cancer protest 1.
(photo credit: Ariel Jerozolimski [file])
Colon cancer sufferers on a hunger strike outside the Knesset yesterday rejected billionaire Sami Ofer's largesse and Prime Minister Ehud Olmert's proposal to reconvene the committee that decided not to include in the state's "health basket" medications prescribed to the protesters.
Ofer's beneficence would have covered the estimated NIS 3.5 million needed to supply the patients with Avastin and Erbitux for one month. Meanwhile the recalled committee would presumably busy itself reviewing the situation.
Though Health Minister Ya'acov Ben-Yizri said that he "just doesn't understand the strikers," it is he and the rest of the government
who don't get it. The cancer sufferers were right to reject demeaning charity and proposals for more bureaucratic rounds -- they were courageously upright.
It must have been tempting, given their compromised condition, to make do with an eight-day fast, grasp the temporary humanitarian lifeline and hope that it would facilitate some effective arrangement to enable them to afford medications vital to extending their life expectancy. But they rejected the easy way out, the path that would have taken the government off the hook of its most basic obligations to its citizens.
Most of Israel's 120,000 cancer sufferers or recovering patients, and the 23,500 new cancer patients diagnosed each year, paid their health taxes during the entire course of their working lives. The presupposed contract between them and the state was that in the event of illness, their needs would be attended to. Though no insurance system covers all drugs on the market, coverage of critical life-sustaining drugs is the essence of the insurance concept.
Yet many have been forced to sell off all they possess to finance a few more months' prescriptions. From their vantage point, this is unconscionable. Moreover, this is not their misfortune exclusively. But for the grace of God, any of us can end up in similar hardship.
To essentially reduce those who fulfilled their obligations under all health insurance regulations to the role of beggars pleading for handouts from compassionate moneyed donors is insensitive, to say the least.
The immediate answer to the anguish demonstrated outside our parliament daily is to reorder our scale of priorities. In all, the Health Ministry itself claims the annual outlay would be NIS 200 million, while colon cancer patients claim the cost would be just NIS 78m. a year.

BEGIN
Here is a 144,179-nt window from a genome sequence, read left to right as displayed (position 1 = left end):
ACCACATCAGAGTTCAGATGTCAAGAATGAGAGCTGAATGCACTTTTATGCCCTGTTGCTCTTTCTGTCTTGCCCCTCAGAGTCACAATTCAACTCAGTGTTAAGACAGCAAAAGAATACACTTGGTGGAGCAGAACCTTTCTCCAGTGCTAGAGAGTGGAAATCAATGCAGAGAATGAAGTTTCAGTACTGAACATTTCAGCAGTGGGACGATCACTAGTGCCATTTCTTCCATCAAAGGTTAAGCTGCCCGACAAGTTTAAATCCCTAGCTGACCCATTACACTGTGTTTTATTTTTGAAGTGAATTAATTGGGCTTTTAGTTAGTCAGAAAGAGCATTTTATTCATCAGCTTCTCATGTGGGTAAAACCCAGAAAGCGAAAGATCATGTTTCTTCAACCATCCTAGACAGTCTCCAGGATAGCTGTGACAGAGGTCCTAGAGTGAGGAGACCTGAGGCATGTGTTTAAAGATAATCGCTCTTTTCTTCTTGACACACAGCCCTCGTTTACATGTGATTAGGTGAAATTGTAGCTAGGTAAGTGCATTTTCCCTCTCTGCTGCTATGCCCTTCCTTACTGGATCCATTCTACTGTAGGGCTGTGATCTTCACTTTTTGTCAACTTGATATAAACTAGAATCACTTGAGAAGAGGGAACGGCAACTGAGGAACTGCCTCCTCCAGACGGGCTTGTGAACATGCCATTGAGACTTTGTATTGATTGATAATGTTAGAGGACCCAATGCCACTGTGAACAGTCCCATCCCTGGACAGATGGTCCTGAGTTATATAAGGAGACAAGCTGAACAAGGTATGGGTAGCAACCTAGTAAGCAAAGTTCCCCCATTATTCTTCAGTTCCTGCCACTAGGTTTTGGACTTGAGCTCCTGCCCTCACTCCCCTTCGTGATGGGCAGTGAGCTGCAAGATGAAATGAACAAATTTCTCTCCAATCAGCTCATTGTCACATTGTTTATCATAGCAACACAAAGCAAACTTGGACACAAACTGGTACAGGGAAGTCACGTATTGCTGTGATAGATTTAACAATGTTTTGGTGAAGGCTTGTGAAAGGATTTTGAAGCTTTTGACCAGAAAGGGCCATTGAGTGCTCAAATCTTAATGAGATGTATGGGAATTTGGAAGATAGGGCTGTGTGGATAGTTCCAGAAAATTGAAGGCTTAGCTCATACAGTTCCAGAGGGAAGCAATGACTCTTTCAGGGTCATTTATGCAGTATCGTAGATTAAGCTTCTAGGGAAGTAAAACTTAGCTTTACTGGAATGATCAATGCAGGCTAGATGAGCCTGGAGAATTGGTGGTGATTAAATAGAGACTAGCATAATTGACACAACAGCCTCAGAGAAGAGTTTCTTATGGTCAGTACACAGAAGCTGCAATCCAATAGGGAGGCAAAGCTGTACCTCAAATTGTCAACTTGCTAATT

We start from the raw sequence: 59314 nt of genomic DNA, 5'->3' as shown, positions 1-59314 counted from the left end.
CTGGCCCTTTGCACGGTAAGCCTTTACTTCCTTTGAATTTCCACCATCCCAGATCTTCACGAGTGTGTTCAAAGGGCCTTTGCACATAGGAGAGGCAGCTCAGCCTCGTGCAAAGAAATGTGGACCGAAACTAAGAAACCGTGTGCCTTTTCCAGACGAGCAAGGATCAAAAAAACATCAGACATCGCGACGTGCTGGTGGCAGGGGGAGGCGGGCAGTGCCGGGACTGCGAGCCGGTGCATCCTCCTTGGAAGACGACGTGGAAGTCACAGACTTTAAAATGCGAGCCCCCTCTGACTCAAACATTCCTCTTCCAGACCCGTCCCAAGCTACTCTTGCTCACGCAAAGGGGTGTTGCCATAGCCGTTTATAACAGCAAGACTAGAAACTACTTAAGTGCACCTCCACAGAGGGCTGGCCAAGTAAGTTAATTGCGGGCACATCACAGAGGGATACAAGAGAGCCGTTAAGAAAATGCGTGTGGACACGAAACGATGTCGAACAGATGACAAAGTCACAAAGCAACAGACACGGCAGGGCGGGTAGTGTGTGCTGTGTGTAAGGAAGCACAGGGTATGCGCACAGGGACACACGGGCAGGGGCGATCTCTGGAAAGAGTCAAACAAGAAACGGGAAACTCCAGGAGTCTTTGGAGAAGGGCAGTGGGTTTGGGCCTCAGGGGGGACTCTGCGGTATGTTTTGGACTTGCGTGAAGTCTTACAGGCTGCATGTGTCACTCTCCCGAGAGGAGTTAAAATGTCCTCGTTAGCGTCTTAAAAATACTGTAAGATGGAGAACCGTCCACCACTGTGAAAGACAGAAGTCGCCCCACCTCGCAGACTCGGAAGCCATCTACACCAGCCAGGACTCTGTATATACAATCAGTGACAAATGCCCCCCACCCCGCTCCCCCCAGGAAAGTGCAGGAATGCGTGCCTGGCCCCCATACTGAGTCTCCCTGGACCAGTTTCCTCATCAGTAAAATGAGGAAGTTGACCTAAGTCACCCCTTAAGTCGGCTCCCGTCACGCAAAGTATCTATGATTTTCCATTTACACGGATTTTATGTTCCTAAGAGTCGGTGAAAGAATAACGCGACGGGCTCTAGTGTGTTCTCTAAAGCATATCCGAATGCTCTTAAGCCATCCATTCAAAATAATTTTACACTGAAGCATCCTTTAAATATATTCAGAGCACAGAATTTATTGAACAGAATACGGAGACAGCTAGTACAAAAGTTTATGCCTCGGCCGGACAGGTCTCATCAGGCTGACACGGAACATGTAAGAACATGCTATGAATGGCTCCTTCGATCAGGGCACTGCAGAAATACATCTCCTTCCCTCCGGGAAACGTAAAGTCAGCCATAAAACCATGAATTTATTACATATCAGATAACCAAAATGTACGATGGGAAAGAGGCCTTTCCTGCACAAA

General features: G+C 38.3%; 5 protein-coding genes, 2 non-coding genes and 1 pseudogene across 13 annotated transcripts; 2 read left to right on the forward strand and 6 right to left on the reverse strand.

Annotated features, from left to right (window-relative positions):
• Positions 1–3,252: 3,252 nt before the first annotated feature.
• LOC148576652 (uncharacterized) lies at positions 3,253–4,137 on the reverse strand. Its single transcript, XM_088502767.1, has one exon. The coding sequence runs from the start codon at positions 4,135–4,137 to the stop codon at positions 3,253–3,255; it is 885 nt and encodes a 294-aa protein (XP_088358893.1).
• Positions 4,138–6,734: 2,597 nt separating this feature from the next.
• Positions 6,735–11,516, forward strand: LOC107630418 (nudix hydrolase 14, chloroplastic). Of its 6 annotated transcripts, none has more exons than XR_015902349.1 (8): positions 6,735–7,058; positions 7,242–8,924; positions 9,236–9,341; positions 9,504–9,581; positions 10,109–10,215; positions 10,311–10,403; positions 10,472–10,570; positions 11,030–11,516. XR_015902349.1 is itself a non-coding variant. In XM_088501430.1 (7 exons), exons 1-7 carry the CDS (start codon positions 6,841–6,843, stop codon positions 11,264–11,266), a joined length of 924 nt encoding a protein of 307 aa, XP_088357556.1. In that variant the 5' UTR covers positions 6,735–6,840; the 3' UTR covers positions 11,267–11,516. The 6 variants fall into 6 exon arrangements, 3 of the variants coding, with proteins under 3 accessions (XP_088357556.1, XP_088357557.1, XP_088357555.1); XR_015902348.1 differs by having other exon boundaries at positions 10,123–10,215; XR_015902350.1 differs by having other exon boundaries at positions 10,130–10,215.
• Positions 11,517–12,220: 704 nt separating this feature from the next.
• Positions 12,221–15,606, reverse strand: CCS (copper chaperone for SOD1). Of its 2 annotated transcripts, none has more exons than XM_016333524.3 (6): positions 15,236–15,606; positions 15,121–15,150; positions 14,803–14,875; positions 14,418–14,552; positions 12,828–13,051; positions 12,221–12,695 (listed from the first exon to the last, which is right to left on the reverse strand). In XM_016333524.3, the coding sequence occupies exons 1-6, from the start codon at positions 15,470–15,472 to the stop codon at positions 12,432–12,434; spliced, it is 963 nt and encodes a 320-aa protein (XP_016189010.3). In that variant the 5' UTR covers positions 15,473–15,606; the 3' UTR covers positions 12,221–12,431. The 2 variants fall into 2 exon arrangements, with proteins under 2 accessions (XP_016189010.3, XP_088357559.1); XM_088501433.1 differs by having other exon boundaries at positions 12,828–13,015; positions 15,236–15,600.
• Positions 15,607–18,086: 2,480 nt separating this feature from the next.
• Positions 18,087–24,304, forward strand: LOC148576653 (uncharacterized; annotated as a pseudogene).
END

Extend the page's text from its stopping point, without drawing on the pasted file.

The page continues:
Whatever the true cost is, it is in itself certainly not an extraordinary sum, particular in comparison to the sums wasted on excess ministries, bureaucratic inefficiencies, and new spending promised during the coalition negotiations for purposes hardly more urgent than the life-and-death plight of cancer patients.
The problem, the Health Ministry argues, is that there are many drugs that were also not funded that are higher on the priority list than those relating to colon cancer. Accordingly, if the government acceded to the colon cancer patients' demands it would immediately face multiple new demands, including legal challenges, that would cost much more to fulfill.
This argument raises an obvious concern: If a colon cancer drug that undisputedly extends the lives of cancer patients is far down the priority list, then our system is plainly not only failing to fund this drug, but many other drugs that the Health Ministry has determined are even more
critical to the lives, health, and well-being of our citizens.
There is, it seems, something fundamentally wrong with the financing of a health system that, even in times of relative budgetary plenty, cannot afford to fund effective, high-priority drugs that thousands of people need to live normal lives, or simply to live. In other countries, the budget for such drugs is a fixed percentage of the health basket, so that health ministers do not have to go begging every year to the Finance Ministry for this sort of funding.
The treasury, moreover, cannot argue in recessionary years that cuts must be made in the health budget, while refusing in high-growth years to spend increased revenue from the 4.8 percent "health tax" on health.
The colon cancer patients may be the most vocal, but they represent thousands of people quietly suffering from the lack of a panoply of critical drugs that our health insurance system, if it is to be worthy of the name, should pay for. The system should be changed so that life-giving drugs and treatments receive greater priority as a matter of course.